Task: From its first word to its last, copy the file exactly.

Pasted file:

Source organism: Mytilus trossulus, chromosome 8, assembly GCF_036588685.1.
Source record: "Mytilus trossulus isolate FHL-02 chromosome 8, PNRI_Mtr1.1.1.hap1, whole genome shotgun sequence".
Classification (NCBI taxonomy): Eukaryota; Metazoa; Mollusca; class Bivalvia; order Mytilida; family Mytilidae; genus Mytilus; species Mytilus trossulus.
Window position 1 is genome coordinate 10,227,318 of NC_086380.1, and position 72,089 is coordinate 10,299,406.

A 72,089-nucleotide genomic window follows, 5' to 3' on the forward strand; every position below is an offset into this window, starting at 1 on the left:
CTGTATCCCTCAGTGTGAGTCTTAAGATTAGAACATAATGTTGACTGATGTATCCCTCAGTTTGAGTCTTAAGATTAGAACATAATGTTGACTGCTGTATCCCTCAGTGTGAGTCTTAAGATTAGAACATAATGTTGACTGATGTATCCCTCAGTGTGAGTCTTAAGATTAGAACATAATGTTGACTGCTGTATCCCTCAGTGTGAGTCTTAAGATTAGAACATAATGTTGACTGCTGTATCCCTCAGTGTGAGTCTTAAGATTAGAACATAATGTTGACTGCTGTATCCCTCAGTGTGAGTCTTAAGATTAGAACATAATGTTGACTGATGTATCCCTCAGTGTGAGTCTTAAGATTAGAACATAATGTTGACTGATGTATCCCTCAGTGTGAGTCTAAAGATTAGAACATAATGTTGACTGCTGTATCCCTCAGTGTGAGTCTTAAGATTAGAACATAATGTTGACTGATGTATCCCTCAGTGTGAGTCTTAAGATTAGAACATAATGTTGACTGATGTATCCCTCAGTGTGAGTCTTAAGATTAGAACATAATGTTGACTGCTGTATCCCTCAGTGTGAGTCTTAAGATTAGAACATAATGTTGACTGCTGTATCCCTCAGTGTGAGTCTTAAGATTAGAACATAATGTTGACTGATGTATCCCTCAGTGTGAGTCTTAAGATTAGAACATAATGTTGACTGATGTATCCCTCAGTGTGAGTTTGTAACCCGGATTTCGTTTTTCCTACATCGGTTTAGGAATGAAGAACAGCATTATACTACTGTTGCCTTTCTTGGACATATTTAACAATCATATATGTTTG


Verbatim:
Source organism: Mytilus trossulus, chromosome 8, assembly GCF_036588685.1.
Source record: "Mytilus trossulus isolate FHL-02 chromosome 8, PNRI_Mtr1.1.1.hap1, whole genome shotgun sequence".
Classification (NCBI taxonomy): Eukaryota; Metazoa; Mollusca; class Bivalvia; order Mytilida; family Mytilidae; genus Mytilus; species Mytilus trossulus.
Window position 1 is genome coordinate 10,227,318 of NC_086380.1, and position 72,089 is coordinate 10,299,406.

A 72,089-nucleotide genomic window follows, 5' to 3' on the forward strand; every position below is an offset into this window, starting at 1 on the left:
CTGTATCCCTCAGTGTGAGTCTTAAGATTAGAACATAATGTTGACTGATGTATCCCTCAGTTTGAGTCTTAAGATTAGAACATAATGTTGACTGCTGTATCCCTCAGTGTGAGTCTTAAGATTAGAACATAATGTTGACTGATGTATCCCTCAGTGTGAGTCTTAAGATTAGAACATAATGTTGACTGCTGTATCCCTCAGTGTGAGTCTTAAGATTAGAACATAATGTTGACTGCTGTATCCCTCAGTGTGAGTCTTAAGATTAGAACATAATGTTGACTGCTGTATCCCTCAGTGTGAGTCTTAAGATTAGAACATAATGTTGACTGATGTATCCCTCAGTGTGAGTCTTAAGATTAGAACATAATGTTGACTGATGTATCCCTCAGTGTGAGTCTAAAGATTAGAACATAATGTTGACTGCTGTATCCCTCAGTGTGAGTCTTAAGATTAGAACATAATGTTGACTGATGTATCCCTCAGTGTGAGTCTTAAGATTAGAACATAATGTTGACTGATGTATCCCTCAGTGTGAGTCTTAAGATTAGAACATAATGTTGACTGCTGTATCCCTCAGTGTGAGTCTTAAGATTAGAACATAATGTTGACTGCTGTATCCCTCAGTGTGAGTCTTAAGATTAGAACATAATGTTGACTGATGTATCCCTCAGTGTGAGTCTTAAGATTAGAACATAATGTTGACTGATGTATCCCTCAGTGTGAGTTTGTAACCCGGATTTCGTTTTTCCTACATCGGTTTAGGAATGAAGAACAGCATTATACTACTGTTGCCTTTCTTGGACATATTTAACAATCATATATGTTTG